Acknowledgement. I wish to thank Professor M Mann, and Dr R Steyn and Dr A Brink for their assistance in writing this article.
• A bone scan is one of the most sensitive methods for the detection of the presence and localisation of skeletal metastases for breast and prostate cancer.
• FDG-PET/CT scans are indicated in patients with breast cancer for staging and restaging.
• FDG-PET/CT scans are indicated in patients with melanoma for staging and restaging.
• FDG-PET/CT has an increasing role to play in the management of patients with cervical cancer.
• Sentinel lymph node imaging is a standard staging procedure for patients with breast cancer and malignant melanoma.
• Sentinel lymph node imaging with SPECT/CT has an increasingly important role in the management of patients with cervical cancer.
• MIBG imaging is reserved for situations where the tumours are thought to be of enterochromaffin origin.
• MIBG therapy is an option for tumours that are proven to be MIBG avid.
• NETs often express somatostatin receptors and can be imaged using somatostatin analogues.
• NETs can be imaged with PET/CT using DOTA peptides.
1. Savelli G, Maffioli L, Maccauro M, De Deckere E, Bombardieri E. Bone scintigraphy and the added value of SPECT (single photon emission tomography) in detecting skeletal lesions. Q J Nucl Med 2001;45:27-37.
2. Romer W, Nomayr A, Uder M, Bautz W, Kuwert T. SPECT-guided CT for evaluating foci of increased bone metabolism classified as indeterminate on SPECT in cancer patients. J Nucl Med 2006;47:1102-1106.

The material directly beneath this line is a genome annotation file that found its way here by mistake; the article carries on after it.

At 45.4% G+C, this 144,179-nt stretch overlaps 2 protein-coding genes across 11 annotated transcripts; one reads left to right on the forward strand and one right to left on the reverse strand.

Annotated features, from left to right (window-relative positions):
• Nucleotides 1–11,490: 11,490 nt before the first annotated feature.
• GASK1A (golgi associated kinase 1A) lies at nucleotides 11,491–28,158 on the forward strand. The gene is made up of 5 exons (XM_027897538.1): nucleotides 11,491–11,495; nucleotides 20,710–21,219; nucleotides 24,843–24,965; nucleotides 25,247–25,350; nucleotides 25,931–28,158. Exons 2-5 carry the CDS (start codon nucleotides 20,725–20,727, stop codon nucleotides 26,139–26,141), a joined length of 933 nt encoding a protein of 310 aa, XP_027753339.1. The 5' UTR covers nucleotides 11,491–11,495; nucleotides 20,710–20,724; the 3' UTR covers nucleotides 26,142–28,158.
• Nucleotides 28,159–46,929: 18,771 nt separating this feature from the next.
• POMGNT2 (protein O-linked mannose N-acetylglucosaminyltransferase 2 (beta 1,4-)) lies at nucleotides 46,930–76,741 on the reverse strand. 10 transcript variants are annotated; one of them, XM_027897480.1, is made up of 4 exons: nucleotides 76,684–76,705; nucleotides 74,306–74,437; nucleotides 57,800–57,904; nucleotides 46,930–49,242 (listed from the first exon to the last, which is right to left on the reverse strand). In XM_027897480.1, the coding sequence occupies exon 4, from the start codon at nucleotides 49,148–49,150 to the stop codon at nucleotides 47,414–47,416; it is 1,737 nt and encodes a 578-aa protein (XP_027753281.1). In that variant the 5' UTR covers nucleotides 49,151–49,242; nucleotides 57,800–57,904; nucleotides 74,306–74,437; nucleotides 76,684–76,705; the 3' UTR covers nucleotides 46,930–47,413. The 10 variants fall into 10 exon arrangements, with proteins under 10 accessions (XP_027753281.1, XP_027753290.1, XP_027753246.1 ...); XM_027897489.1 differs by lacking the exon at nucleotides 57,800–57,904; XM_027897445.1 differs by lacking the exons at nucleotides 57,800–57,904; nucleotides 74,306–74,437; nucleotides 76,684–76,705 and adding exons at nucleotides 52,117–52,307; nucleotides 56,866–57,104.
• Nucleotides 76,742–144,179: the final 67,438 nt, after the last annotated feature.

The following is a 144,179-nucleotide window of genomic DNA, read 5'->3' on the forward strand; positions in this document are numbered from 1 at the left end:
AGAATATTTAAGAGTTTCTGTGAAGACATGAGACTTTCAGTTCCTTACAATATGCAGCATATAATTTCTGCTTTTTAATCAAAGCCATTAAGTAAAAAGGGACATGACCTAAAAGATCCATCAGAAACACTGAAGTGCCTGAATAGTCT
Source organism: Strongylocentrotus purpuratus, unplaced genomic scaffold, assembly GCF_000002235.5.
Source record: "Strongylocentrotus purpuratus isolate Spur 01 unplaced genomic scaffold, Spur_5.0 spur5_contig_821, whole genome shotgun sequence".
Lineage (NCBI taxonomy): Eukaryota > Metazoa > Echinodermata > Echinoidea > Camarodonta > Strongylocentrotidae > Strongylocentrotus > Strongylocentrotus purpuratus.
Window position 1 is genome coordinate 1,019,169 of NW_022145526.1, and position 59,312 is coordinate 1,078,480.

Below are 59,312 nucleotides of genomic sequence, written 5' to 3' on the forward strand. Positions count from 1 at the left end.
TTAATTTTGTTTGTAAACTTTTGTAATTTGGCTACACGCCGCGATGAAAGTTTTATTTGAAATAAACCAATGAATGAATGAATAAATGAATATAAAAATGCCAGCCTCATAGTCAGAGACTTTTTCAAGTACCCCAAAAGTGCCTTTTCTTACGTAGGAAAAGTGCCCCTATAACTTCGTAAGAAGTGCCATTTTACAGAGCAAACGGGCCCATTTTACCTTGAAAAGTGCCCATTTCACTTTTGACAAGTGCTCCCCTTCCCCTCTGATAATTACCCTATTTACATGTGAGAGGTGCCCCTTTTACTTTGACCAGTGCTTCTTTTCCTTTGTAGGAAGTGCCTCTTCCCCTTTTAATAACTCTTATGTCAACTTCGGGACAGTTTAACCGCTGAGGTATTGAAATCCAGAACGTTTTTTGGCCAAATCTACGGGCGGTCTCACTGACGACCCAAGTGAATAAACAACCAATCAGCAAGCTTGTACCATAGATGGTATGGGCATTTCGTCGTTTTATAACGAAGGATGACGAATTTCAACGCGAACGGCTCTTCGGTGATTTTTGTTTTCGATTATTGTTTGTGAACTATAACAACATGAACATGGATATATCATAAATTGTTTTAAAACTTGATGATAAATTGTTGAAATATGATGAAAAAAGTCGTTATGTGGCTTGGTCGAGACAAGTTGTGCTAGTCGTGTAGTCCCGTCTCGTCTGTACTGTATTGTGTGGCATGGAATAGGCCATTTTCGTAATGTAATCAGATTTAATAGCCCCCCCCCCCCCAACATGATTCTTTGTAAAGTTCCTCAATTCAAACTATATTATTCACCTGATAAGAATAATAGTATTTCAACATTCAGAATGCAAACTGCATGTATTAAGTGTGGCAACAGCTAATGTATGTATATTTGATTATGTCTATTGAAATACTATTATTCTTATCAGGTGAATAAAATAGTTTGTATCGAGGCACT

3. Juweid ME, Cheson BD. Positron-emission tomography and assessment of cancer therapy. N Engl J Med 2006;354(5):496-507. [http://dx.doi.org/10.1056/NEJMra050276]
4. Fogelman I, Cook G, Isreal O, Van der Wall H. Positron emission tomography and bone metastases. Semin Nucl Med 2005;35:135-142. [http://dx.doi.org/10.1053/j.semnuclmed.2004.11.005]
5. Lai C, Yen T, Ng K. Molecular imaging in the management of cervical cancer. Journal of the Formosan Medical Association 2012;111:412(e420). [http://dx.doi.org/10.1016/j.jfma.2012.02.024]
6. Bagaria S, Faries M, Morton D. Sentinel node biopsy in melanoma: Technical considerations of the procedure as performed at the John Wayne Cancer Institute. J Surg Oncol 2010;101:669-676. [http://dx.doi.org/10.1002/jso.21581]
7. Wagnera T, Buscombec J, Gnanasegaranb G, Navalkissoora S. SPECT/CT in sentinel node imaging. Nucl Med Comm 2013;34:191-202. [http://dx/doi.org/10.1097/MNM.0b013e32835c5a24]
8. Forschner A, Eigentler T, Pflugfelder A, et al. Melanoma staging: Facts and controversies. Clin Dermatol 2010;28:275-280. [http://dx.doi.org/10.1016/j.clindermatol.2009.06.012]
9. Slama J, Dundr P, Dusek L, et al. Sentinel lymph node status in patients with locally advanced cervical cancers and impact of neoadjuvant chemotherapy. Br J Obstet Gynaecol 2012;125(2):303-306. [http://dx.doi.org/10.1016/j.ygyno.2012.02.010]
10. Wong K, Waterfield R, Marzola M, et al. Contemporary nuclear medicine imaging of neuroendocrine tumours. Clin Radiol 2012;67:1035(e1050). [http://dx.doi.org/10.1016/j.crad.2012.03.019]
Full text views: 3686